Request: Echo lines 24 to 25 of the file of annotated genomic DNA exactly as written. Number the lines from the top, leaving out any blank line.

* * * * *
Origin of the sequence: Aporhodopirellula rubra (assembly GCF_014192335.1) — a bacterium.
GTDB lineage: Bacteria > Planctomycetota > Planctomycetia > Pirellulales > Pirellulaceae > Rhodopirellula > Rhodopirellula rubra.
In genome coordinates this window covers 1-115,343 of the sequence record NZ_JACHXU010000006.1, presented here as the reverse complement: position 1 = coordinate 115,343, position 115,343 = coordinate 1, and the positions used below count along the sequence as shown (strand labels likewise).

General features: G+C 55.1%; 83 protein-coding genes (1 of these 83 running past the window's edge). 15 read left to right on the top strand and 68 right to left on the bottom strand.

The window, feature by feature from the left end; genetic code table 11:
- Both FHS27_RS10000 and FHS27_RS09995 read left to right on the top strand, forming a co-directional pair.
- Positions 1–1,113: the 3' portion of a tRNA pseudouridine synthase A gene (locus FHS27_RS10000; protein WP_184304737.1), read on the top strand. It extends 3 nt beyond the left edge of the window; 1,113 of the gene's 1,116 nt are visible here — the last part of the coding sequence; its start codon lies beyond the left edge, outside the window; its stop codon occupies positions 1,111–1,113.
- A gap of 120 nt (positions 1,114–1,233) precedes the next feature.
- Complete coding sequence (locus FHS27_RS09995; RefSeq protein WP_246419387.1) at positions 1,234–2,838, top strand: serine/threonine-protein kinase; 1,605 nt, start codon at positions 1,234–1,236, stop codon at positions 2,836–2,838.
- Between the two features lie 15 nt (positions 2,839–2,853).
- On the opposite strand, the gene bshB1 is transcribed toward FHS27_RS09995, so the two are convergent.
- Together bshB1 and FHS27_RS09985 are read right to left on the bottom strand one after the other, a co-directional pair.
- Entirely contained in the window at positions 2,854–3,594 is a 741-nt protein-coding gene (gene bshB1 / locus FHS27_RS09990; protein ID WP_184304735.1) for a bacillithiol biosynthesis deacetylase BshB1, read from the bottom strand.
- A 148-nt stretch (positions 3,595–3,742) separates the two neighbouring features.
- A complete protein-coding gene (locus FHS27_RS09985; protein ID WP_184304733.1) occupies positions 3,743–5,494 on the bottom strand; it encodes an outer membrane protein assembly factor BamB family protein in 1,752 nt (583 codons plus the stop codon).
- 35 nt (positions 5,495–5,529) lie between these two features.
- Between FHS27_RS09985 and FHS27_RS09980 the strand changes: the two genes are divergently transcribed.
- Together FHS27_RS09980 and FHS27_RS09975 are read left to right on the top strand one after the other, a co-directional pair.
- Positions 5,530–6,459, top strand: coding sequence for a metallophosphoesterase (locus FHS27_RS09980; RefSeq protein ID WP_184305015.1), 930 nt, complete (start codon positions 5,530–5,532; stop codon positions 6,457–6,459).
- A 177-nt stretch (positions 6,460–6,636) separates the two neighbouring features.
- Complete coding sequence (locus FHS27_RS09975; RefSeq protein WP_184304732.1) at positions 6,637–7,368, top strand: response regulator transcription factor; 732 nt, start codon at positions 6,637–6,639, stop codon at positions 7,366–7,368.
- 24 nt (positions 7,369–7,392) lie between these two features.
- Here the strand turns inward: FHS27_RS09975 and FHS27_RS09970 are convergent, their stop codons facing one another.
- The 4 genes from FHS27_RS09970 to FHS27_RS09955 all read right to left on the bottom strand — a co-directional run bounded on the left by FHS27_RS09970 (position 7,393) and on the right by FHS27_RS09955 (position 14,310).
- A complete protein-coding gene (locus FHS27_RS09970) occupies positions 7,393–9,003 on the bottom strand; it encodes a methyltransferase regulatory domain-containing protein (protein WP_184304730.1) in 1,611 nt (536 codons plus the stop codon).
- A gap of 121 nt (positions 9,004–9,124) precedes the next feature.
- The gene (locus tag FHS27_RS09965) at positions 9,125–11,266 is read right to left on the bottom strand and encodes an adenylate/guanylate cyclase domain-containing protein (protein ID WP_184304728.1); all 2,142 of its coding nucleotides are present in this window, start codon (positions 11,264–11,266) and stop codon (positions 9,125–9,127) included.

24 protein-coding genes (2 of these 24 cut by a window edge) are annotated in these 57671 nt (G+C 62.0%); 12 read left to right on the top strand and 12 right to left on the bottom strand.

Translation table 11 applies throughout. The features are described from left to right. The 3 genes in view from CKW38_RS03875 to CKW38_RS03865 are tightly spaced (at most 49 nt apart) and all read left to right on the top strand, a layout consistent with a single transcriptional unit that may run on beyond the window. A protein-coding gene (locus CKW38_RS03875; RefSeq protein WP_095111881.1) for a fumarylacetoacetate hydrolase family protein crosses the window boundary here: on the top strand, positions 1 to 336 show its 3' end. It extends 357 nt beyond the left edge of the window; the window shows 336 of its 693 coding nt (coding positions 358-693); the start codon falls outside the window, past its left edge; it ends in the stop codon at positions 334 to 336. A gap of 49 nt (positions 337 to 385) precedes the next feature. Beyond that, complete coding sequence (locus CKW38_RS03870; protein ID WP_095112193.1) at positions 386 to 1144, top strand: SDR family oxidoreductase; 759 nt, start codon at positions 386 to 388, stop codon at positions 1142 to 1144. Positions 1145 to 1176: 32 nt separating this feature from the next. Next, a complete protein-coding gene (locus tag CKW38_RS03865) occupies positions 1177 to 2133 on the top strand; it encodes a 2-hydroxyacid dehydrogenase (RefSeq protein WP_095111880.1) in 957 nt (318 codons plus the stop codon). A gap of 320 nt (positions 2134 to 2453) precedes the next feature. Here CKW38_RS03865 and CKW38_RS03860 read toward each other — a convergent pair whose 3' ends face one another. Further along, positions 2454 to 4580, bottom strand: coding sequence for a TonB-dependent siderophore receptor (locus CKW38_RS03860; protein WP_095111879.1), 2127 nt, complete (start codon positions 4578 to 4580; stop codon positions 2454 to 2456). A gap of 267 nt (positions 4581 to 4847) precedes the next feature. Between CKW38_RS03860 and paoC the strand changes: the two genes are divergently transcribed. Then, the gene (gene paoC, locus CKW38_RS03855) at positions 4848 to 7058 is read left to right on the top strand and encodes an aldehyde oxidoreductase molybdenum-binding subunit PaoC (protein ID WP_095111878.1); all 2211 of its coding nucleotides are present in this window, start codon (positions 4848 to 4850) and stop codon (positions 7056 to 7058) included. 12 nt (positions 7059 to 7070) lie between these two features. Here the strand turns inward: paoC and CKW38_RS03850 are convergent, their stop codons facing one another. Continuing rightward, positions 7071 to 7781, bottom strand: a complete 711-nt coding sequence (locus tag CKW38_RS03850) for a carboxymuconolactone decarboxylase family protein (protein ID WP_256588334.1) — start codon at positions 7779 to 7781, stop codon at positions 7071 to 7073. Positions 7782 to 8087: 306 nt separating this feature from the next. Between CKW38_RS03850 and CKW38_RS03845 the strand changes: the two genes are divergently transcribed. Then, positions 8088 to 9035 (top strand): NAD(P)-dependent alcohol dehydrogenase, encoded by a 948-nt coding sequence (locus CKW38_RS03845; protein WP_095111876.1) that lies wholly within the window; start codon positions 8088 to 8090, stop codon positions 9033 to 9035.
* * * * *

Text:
- The 4 genes from FHS27_RS09970 to FHS27_RS09955 all read right to left on the bottom strand — a co-directional run bounded on the left by FHS27_RS09970 (position 7,393) and on the right by FHS27_RS09955 (position 14,310).
- A complete protein-coding gene (locus FHS27_RS09970) occupies positions 7,393–9,003 on the bottom strand; it encodes a methyltransferase regulatory domain-containing protein (protein WP_184304730.1) in 1,611 nt (536 codons plus the stop codon).